He focuses on the history of four companies - Kodak, GE, GM and Coca-Cola. Wartzman was a reporter at The Wall Street Journal for 15 years where he tracked the coal, steel and aerospace industries. He now writes about the future of work for Fortune magazine online and directs the Center for a Functioning Society at the Drucker Institute, a part of Claremont Graduate University.

post #3025 of 3031

This is sort of economy related....


Marijuana Shortage Prompts Emergency In Nevada; Tax Officials Weigh Changes


Sales of recreational marijuana have blown past expectations in Nevada, threatening to leave some dispensaries with empty shelves. After Gov. Brian Sandoval endorsed a statement of emergency in the first week of legal sales, regulators are looking to bolster the supply chain.


The Nevada Tax Commission is meeting Thursday to determine whether the state has enough wholesale marijuana distributors; it could also adopt emergency regulations.

"Right now, only companies that are also licensed to distribute liquor in Nevada are able to bring marijuana to dispensaries," Nevada Public Radio's Casey Morell reports for NPR's Newscast unit. "The dispensaries say that's why they're running out of the drug."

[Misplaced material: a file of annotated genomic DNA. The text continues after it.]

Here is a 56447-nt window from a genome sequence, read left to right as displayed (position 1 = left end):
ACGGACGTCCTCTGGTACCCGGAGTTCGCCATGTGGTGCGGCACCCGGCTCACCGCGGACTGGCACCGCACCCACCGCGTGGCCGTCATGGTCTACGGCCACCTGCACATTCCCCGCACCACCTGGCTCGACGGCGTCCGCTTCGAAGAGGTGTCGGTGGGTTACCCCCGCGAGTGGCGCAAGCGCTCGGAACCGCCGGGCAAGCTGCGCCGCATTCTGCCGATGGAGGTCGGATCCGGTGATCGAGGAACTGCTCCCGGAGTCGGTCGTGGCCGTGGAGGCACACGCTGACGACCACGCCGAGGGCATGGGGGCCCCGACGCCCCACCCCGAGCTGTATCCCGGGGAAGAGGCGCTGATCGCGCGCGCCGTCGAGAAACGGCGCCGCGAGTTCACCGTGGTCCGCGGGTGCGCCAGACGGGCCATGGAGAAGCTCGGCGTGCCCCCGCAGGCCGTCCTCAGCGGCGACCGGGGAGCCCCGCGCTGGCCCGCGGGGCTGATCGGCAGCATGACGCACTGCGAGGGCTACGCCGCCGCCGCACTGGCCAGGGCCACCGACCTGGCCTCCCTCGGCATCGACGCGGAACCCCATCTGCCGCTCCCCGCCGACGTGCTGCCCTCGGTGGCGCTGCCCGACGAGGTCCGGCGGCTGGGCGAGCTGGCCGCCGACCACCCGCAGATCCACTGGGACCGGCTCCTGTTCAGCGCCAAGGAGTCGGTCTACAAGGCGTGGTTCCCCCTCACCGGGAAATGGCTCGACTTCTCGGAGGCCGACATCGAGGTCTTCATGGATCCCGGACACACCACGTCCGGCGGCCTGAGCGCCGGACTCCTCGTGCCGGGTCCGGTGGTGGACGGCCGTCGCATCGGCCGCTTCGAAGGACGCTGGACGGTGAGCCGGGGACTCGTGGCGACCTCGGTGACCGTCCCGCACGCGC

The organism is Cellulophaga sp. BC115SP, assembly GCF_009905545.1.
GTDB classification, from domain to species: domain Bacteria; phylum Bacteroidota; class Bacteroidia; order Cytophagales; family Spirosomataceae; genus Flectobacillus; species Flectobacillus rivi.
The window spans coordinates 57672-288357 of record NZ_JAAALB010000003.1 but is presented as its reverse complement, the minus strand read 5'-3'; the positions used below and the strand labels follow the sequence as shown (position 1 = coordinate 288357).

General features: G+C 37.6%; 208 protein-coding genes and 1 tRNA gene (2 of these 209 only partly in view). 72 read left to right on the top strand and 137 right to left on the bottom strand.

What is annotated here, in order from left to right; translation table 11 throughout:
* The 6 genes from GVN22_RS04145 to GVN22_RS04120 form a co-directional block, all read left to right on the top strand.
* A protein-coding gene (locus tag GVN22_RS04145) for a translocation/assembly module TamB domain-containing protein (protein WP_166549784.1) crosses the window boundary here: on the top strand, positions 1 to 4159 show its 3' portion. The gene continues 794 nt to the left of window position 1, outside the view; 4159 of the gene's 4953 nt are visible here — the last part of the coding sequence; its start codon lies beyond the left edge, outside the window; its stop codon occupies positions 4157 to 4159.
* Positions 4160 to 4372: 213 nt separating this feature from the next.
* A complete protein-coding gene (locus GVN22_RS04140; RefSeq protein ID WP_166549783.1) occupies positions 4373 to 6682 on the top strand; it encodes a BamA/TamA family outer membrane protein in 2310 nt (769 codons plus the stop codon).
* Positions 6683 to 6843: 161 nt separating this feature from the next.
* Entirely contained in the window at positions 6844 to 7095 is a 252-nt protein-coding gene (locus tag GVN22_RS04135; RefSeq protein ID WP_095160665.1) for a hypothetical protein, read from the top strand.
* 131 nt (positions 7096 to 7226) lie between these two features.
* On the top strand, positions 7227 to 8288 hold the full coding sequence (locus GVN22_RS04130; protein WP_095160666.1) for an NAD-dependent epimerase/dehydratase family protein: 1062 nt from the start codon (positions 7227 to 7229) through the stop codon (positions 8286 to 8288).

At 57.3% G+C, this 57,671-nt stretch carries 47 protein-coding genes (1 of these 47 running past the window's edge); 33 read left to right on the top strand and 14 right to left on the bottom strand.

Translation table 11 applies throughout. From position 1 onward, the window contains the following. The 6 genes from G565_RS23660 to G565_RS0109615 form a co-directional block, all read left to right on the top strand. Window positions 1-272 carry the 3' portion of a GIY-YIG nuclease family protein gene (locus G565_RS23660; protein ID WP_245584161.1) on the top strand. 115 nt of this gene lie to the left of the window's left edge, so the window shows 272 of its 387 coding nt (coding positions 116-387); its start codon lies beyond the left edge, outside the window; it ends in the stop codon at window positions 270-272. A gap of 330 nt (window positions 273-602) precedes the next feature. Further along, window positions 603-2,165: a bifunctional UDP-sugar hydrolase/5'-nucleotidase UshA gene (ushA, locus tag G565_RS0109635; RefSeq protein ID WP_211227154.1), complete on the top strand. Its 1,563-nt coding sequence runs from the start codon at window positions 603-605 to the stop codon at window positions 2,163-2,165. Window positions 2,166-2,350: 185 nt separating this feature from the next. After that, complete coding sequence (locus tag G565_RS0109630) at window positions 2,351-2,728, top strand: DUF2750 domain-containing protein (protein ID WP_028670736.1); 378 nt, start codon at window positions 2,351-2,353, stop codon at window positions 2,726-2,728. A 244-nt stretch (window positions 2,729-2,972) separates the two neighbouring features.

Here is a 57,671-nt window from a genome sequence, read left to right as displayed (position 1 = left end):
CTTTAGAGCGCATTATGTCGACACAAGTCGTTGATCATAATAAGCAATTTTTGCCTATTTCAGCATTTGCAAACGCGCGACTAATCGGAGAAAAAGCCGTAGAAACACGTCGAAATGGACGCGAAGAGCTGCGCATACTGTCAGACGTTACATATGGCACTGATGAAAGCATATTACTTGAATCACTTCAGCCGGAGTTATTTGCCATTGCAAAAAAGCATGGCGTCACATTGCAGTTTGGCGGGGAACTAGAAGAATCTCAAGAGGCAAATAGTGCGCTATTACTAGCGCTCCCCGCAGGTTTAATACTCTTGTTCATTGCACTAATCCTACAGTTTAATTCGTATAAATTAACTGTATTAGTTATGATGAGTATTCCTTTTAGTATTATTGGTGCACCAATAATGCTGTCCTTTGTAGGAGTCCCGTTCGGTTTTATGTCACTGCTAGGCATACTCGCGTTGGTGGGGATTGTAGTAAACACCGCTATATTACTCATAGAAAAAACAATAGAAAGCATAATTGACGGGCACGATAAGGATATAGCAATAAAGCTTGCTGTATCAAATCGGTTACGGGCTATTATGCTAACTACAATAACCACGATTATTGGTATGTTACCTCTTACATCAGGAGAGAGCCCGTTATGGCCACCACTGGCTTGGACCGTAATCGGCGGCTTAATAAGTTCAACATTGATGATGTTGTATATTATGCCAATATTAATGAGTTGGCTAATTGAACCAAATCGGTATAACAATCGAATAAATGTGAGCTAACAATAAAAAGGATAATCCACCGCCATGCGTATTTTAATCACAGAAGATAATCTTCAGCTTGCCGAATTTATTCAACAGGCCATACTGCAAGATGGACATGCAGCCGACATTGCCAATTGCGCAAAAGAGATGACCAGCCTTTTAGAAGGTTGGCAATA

Nevada opened the retail pot market on July 1. The state has 47 licensed stores, and in the first weekend of sales, "well over 40,000 retail transactions" were carried out, tax officials say. Some retailers said they racked up twice as many sales as they had estimated — and they also reported a dire need for new deliveries to restock their shelves.




I'd like to add.....Fuck you Jeff Sessions!

post #3026 of 3031
post #3027 of 3031

How I would love to have Elizabeth Warren go all Elliot Ness on these fuckers.....




Special Investigation: How America’s Biggest Bank Paid Its Fine for the 2008 Mortgage Crisis—With Phony Mortgages!

Alleged fraud put JPMorgan Chase hundreds of millions of dollars ahead; ordinary homeowners, not so much.

A Nation investigation can now reveal how JPMorgan met part of its $8.2 billion settlement burden: by using other people’s money.

Here’s how the alleged scam worked. JPMorgan moved to forgive the mortgages of tens of thousands of homeowners; the feds, in turn, credited these canceled loans against the penalties due under the 2012 and 2013 settlements. But here’s the rub: In many instances, JPMorgan was forgiving loans on properties it no longer owned.


The alleged fraud is described in internal JPMorgan documents, public records, testimony from homeowners and investors burned in the scam, and other evidence presented in a blockbuster lawsuit against JPMorgan, now being heard in US District Court in New York City.


JPMorgan no longer owned the properties because it had sold the mortgages years earlier to 21 third-party investors, including three companies owned by Larry Schneider. Those companies are the plaintiffs in the lawsuit; Schneider is also aiding the federal government in a related case against the bank. In a bizarre twist, a company associated with the Church of Scientology facilitated the apparent scheme. Nationwide Title Clearing, a document-processing company with close ties to the church, produced and filed the documents that JPMorgan needed to claim ownership and cancel the loans.